Strengthen the Neck to Reduce Incidences & Severity of Concussions

By: Chris Dellasega, MS, CSCS, PICP 2, BioSig 1
October 7, 2012 - 8:07 AM

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It wasn’t all that long ago that strength coaches had their football players perform neck-strengthening exercises, but now it’s a thing of the past. Today, it seems too much emphasis is placed on setting squat, bench and power clean records (often with horrendous technique) and not enough on making players more resistant to injury.

The primary concern when developing a strength-training program should be “injury proofing” athletes. A strength program should first identify the most vulnerable areas of athletes’ bodies, and implement exercises that will help to minimize the chances of injury to that area. The muscles of the neck are generally grossly underdeveloped in high school athletes.

 

The University of Pittsburgh’s Department of Neurological Surgery reports that, “The likelihood of suffering a concussion while playing a contact sport is estimated to be as high as 19% per year of play. More than 62,000 concussions are sustained each year in high-school contact sports.” The Center for Disease Control cites football as the most common sport for males in which a concussion is likely to occur.

Most concussions occur when there is an abrupt change in direction of the head. This is likely to occur when an athlete sustains a hit to the body resulting in whiplash or a sudden rotation of the head. A forceful and sudden change in direction that is strong enough to jar the head can cause damage to the brain causing a concussion.

A study published in the August 2007 issue of Neurosurgery found that stronger necks reduced the forces associated with a concussion. Researchers measured head translational and rotational accelerations, upper neck responses, head kinematics and biomechanics, head displacement, head rotation, and neck loads on 25 impacts to the head using dummies wearing helmets. The researchers noted that models with stronger "necks," had a decrease in head velocity, as well as head injury criterion when compared to models with weaker necks. Researchers concluded that athletes with weaker necks are more susceptible to concussions because they are not capable of creating the internal muscle forces required to reduce head acceleration caused by a forceful hit.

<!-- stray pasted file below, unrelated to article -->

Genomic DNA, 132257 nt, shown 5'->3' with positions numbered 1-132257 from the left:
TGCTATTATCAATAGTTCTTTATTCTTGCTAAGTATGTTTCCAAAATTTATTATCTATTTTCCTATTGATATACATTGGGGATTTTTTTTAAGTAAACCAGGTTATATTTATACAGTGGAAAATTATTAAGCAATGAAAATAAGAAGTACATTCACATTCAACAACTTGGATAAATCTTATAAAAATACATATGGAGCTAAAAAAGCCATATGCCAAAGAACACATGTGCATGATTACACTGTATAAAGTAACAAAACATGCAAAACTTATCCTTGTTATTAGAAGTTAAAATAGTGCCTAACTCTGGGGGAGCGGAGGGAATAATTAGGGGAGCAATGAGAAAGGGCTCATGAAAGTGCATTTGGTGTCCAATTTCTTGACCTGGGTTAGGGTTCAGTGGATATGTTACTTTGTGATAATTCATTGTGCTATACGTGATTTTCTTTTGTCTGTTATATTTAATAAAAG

Dr. Robert Cantu, MD, the Co-Director of Boston University's Center for the Study of Traumatic Encephalopathy, told Fox Sports in 2010, "It's just straight physics. If you see the blow coming and you have a very strong neck and contract the neck muscles, you have a much greater chance to have significantly reduced the forces the brain will see."

Dr. Mickey Collins, MD, the Assistant Director of the Sports Medicine Concussion Program at the University of Pittsburgh Medical Center, agrees that strengthening the neck may help prevent concussions. Dr. Collins told Stack magazine in 2008, “We believe one of the best ways to prevent concussions is actually neck strength. Having a strong neck allows the forces of the blow taken from the head, down through the neck and into the torso and may certainly help with this issue.”

Dr. Kevin Guskiewicz, PhD, the Chair of the University of North Carolina's Department of Exercise and Sports Science program, agrees. “We think a lot of it has to do with neck strength.” Dr. Guskiewicz told the Robert Wood Johnson Foundation, a site devoted to information and discussions about public health. “We’re beginning to look at prevention methods that might allow us to strengthen the neck musculature, to try to teach kids how to prepare to take a hit if they get one because we know that to take an ill-prepared hit, where they can’t brace the head and tense the neck muscles, that the forces to the brain are worse than they are if they’re prepared for it.”

Mike Gittleson, the strength coach for the University of Michigan for over 30 years, is perhaps one of the most outspoken proponents of neck strengthening to prevent concussions. Gittleson has spoken at conferences and to coaches all over the country about concussions since his retirement in 2008. Gittleson says that many of the 300 plus schools that he has spoken at do not have any kind of neck strengthening program in place.Untitled 1:Applications:Microsoft Office 2011:Office:Media:Clipart:Photos.localized:j0289377.jpg

Greg Aiello, who heads the NFL’s head, neck and spine committee, says that while there’s not a league-wide neck strengthening program all teams’ strength training programs do include training the neck muscles.

Several strength coaches at the NFL level believe that if neck strength were tested at the NFL combine many coaches at the lower levels would begin instituting a neck-strengthening program.

Ryan Cidzik, the Director of Football Strength and Conditioning at the University of Memphis has written that, “We saw significantly fewer concussions--50 percent less--during the 2010 and 2011 seasons. Players who missed playing time due to a head or neck injury also decreased 50 percent over the past two years.”

Sports Illustrated reported in September 2012 that the University of Eastern Michigan Eagles had 55 “occurrences of neck trauma” in 2010. In 2011 the Eagles had only 35 incidences of neck trauma and the team suffered only three concussions after implementing a neck-strengthening program.

Neck Strengthening Program